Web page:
The team of researchers, led by Dr. Goodwin, used magnetometer equipment to scan the riverbed for remnants of 27 US vessels burned by the British during the war. The researchers employed a unique vessel designed by the University of Rhode Island that searches the seabed in areas as shallow as 18 inches.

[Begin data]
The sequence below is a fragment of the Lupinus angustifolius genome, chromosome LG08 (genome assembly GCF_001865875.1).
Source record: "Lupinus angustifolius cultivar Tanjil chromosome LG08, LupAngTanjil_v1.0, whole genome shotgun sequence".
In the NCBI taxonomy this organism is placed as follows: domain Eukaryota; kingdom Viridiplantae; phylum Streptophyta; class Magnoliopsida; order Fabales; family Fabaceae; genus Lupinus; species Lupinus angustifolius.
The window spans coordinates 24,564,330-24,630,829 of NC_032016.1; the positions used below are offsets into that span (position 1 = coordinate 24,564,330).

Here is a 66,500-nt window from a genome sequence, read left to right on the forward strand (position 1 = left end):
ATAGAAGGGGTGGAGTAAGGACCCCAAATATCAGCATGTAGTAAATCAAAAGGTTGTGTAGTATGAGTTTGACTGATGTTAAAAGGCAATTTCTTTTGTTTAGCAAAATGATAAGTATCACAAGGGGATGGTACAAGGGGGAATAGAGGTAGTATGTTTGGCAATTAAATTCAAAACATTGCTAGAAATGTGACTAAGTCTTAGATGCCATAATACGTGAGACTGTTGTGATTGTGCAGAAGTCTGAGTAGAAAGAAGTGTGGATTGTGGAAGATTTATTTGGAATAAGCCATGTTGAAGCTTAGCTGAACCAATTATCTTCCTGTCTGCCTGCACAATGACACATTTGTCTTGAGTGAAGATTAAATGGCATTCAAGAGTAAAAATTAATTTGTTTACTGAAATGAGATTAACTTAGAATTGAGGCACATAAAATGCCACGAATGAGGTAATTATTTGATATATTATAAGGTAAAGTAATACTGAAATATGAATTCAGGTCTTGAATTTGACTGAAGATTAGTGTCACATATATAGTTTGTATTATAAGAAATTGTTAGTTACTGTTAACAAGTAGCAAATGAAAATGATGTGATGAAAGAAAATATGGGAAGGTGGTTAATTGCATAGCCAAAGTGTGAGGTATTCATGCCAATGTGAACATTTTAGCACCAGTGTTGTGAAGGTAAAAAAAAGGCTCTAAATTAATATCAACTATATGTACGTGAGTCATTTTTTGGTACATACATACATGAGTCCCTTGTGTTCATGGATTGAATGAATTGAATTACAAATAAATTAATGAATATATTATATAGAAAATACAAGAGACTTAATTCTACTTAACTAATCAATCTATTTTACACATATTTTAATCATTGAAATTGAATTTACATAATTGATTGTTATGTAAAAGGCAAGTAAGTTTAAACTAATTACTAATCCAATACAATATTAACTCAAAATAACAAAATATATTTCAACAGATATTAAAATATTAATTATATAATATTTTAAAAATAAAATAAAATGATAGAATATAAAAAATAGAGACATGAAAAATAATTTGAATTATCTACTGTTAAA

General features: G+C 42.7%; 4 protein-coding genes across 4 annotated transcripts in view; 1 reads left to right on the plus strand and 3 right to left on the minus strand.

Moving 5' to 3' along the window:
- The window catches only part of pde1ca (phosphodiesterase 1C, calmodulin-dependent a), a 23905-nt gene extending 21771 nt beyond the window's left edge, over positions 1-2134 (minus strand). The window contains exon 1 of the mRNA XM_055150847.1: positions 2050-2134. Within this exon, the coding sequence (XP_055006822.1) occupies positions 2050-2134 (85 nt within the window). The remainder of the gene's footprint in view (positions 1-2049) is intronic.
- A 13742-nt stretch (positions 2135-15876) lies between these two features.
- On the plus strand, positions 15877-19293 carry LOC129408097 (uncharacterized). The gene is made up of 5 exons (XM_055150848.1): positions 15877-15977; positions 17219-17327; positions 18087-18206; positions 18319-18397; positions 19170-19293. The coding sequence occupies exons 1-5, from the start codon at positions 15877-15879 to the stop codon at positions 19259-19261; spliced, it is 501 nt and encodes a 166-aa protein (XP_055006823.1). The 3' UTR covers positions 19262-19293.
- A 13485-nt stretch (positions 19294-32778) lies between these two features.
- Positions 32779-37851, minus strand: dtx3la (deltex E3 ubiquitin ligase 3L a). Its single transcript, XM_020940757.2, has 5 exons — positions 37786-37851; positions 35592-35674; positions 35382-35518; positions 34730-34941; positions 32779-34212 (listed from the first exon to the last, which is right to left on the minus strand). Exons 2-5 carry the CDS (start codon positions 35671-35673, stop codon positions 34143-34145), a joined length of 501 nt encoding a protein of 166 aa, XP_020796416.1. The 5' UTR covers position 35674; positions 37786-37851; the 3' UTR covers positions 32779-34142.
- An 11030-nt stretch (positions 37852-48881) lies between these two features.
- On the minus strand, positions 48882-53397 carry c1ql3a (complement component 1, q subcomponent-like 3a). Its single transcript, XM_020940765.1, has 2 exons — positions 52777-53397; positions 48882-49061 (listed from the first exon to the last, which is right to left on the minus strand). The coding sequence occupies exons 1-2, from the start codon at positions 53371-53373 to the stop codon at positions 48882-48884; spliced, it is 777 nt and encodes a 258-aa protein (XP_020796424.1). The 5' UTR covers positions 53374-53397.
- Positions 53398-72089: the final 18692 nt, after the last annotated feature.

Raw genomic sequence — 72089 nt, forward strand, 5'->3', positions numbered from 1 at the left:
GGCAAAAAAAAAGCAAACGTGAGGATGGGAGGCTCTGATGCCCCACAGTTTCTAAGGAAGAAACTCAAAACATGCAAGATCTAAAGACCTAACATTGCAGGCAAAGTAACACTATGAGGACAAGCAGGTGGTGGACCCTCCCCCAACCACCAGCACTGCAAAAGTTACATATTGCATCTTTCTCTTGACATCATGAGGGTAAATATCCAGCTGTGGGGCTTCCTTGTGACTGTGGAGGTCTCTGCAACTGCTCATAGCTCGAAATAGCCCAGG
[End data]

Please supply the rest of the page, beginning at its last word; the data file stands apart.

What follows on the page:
Once any submerged artifacts were located, historic preservation experts were able to advise municipal and state leaders on how to protect the shipwrecks from future storms. Other important considerations included avoiding damage to the artifacts when placing submerged cables or conducting other coastal work. Before the project commenced, Connecticut had just two existing submerged artifacts: the remains of William Gillette’s houseboat, Aunt Polly, and the Cornfield Point Lightship.